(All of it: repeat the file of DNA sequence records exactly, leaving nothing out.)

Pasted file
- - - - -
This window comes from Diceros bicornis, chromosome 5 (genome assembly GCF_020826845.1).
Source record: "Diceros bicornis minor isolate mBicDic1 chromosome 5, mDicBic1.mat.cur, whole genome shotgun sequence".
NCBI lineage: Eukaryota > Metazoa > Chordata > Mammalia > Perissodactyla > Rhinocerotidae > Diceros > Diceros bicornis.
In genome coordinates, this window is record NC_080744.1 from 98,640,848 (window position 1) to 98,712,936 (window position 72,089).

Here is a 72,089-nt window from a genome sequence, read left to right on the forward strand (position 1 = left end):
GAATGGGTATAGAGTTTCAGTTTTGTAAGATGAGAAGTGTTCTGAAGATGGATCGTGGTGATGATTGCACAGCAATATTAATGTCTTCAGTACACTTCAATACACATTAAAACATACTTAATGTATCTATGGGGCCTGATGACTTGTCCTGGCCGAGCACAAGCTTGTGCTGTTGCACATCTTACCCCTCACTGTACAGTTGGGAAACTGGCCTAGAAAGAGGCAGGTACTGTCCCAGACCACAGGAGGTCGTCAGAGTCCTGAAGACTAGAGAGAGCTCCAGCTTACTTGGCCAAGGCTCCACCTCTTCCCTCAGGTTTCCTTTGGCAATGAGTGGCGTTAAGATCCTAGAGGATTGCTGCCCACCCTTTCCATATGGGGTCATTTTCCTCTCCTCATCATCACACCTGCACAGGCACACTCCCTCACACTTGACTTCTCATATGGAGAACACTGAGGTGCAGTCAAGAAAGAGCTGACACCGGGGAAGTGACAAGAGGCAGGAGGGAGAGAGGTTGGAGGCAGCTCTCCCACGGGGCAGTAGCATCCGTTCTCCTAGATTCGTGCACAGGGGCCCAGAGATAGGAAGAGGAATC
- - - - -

This window comes from Diceros bicornis, chromosome 5 (genome assembly GCF_020826845.1).
Source record: "Diceros bicornis minor isolate mBicDic1 chromosome 5, mDicBic1.mat.cur, whole genome shotgun sequence".
NCBI lineage: Eukaryota > Metazoa > Chordata > Mammalia > Perissodactyla > Rhinocerotidae > Diceros > Diceros bicornis.
In genome coordinates, this window is record NC_080744.1 from 98,640,848 (window position 1) to 98,712,936 (window position 72,089).

Here is a 72,089-nt window from a genome sequence, read left to right on the forward strand (position 1 = left end):
GAATGGGTATAGAGTTTCAGTTTTGTAAGATGAGAAGTGTTCTGAAGATGGATCGTGGTGATGATTGCACAGCAATATTAATGTCTTCAGTACACTTCAATACACATTAAAACATACTTAATGTATCTATGGGGCCTGATGACTTGTCCTGGCCGAGCACAAGCTTGTGCTGTTGCACATCTTACCCCTCACTGTACAGTTGGGAAACTGGCCTAGAAAGAGGCAGGTACTGTCCCAGACCACAGGAGGTCGTCAGAGTCCTGAAGACTAGAGAGAGCTCCAGCTTACTTGGCCAAGGCTCCACCTCTTCCCTCAGGTTTCCTTTGGCAATGAGTGGCGTTAAGATCCTAGAGGATTGCTGCCCACCCTTTCCATATGGGGTCATTTTCCTCTCCTCATCATCACACCTGCACAGGCACACTCCCTCACACTTGACTTCTCATATGGAGAACACTGAGGTGCAGTCAAGAAAGAGCTGACACCGGGGAAGTGACAAGAGGCAGGAGGGAGAGAGGTTGGAGGCAGCTCTCCCACGGGGCAGTAGCATCCGTTCTCCTAGATTCGTGCACAGGGGCCCAGAGATAGGAAGAGGAATC